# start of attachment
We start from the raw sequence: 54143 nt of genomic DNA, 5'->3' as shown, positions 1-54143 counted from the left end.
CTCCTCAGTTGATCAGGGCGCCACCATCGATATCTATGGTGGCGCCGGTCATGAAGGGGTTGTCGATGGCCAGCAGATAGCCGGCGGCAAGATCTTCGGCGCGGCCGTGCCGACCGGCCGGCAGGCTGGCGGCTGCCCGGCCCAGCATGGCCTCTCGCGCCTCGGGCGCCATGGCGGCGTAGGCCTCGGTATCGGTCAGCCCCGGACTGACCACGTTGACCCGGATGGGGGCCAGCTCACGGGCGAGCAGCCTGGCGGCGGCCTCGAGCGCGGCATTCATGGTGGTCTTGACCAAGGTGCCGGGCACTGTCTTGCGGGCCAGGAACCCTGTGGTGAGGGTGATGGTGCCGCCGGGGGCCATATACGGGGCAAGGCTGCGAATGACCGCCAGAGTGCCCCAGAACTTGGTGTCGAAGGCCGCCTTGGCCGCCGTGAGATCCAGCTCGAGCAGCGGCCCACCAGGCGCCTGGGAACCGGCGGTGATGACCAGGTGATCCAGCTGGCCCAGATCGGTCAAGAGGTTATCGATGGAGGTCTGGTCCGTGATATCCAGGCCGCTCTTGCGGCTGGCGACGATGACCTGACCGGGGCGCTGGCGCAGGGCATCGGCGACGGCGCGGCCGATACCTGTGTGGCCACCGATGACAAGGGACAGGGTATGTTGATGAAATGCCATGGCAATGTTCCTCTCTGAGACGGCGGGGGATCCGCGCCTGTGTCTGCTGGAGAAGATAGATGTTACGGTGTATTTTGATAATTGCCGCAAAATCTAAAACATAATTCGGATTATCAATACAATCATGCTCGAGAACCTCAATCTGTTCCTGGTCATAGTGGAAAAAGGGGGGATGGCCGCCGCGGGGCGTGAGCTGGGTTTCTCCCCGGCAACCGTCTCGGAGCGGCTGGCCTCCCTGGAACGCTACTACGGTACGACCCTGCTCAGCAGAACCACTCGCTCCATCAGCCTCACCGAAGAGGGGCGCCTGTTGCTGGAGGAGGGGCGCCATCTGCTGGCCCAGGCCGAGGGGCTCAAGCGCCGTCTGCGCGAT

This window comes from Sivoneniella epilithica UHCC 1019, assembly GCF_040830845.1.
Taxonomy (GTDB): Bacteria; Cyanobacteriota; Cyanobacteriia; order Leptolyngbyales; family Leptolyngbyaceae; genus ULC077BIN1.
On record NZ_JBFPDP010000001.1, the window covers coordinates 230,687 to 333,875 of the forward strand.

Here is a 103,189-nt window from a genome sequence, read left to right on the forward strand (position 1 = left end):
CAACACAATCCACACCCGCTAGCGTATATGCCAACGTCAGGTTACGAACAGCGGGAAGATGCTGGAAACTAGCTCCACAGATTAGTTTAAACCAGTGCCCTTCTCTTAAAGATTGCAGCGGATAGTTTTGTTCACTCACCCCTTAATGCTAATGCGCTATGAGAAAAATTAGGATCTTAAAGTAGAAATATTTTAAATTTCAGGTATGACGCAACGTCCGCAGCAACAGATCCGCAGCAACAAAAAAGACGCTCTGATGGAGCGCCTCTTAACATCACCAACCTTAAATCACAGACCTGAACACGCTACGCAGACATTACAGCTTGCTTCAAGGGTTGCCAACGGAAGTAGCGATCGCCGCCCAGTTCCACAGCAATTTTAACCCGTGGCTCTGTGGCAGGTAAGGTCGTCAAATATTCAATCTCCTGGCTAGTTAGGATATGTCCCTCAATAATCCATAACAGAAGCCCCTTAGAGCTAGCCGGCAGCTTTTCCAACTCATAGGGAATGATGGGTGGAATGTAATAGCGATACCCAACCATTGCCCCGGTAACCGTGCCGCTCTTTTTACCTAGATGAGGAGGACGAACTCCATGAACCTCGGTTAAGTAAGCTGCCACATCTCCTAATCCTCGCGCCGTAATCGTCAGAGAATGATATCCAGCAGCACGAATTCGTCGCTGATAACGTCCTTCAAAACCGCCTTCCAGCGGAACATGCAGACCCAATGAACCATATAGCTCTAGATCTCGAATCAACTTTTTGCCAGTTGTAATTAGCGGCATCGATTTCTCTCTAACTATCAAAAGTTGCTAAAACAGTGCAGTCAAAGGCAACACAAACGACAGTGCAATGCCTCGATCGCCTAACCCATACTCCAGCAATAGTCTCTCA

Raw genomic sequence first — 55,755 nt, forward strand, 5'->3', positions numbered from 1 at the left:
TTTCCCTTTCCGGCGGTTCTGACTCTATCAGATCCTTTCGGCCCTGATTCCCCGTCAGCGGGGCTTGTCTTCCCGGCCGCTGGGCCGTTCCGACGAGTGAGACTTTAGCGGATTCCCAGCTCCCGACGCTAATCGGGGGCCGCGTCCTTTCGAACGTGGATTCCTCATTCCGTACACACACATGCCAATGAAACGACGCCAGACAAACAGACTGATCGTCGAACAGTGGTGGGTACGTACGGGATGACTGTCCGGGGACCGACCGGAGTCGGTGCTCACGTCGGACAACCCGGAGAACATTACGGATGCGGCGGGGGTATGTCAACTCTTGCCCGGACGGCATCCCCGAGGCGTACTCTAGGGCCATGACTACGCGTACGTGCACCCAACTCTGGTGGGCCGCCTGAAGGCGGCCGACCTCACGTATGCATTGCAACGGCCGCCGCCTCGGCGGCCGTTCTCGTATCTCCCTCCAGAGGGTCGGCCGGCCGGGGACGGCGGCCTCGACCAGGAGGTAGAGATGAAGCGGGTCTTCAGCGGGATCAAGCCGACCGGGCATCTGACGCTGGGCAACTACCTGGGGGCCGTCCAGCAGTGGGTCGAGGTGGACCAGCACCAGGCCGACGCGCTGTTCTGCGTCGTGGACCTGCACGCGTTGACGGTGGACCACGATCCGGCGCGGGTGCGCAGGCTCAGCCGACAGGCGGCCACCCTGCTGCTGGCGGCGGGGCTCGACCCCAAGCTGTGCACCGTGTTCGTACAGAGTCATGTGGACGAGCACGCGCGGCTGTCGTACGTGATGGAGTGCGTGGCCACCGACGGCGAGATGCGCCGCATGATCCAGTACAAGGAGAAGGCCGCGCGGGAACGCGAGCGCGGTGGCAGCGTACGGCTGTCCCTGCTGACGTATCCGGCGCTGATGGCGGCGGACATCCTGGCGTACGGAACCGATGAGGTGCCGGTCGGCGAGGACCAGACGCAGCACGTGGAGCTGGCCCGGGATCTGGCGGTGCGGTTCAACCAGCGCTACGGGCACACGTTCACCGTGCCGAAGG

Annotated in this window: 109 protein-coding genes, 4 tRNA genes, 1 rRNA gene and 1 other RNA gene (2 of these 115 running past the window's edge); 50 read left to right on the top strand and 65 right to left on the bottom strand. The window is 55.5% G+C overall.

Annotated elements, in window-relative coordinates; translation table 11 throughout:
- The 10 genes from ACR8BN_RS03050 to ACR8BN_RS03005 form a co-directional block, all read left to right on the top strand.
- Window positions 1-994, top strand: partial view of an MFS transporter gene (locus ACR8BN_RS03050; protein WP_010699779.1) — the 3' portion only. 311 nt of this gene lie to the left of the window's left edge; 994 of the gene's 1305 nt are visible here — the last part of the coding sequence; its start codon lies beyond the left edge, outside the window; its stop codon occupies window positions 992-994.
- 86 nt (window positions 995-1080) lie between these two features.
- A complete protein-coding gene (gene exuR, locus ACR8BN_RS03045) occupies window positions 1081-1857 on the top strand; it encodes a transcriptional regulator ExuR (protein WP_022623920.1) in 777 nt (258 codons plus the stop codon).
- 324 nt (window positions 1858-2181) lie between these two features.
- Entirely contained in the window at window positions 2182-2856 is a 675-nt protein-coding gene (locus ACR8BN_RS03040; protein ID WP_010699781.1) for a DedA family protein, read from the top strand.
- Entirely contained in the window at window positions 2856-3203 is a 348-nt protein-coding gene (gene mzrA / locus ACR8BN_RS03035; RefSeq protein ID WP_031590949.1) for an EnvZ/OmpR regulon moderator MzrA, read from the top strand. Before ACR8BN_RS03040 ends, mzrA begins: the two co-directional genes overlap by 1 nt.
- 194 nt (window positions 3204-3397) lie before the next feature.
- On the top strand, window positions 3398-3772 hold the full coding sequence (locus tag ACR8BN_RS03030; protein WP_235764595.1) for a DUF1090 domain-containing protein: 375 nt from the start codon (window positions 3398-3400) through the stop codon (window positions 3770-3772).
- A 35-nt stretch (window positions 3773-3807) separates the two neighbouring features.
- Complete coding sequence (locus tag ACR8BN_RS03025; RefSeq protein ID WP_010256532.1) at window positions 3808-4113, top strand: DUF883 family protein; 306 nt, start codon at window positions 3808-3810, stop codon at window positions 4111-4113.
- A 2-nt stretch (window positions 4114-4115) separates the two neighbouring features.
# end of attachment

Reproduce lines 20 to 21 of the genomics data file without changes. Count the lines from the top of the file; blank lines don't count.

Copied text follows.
- On the top strand, window positions 3398-3772 hold the full coding sequence (locus tag ACR8BN_RS03030; protein WP_235764595.1) for a DUF1090 domain-containing protein: 375 nt from the start codon (window positions 3398-3400) through the stop codon (window positions 3770-3772).
- A 35-nt stretch (window positions 3773-3807) separates the two neighbouring features.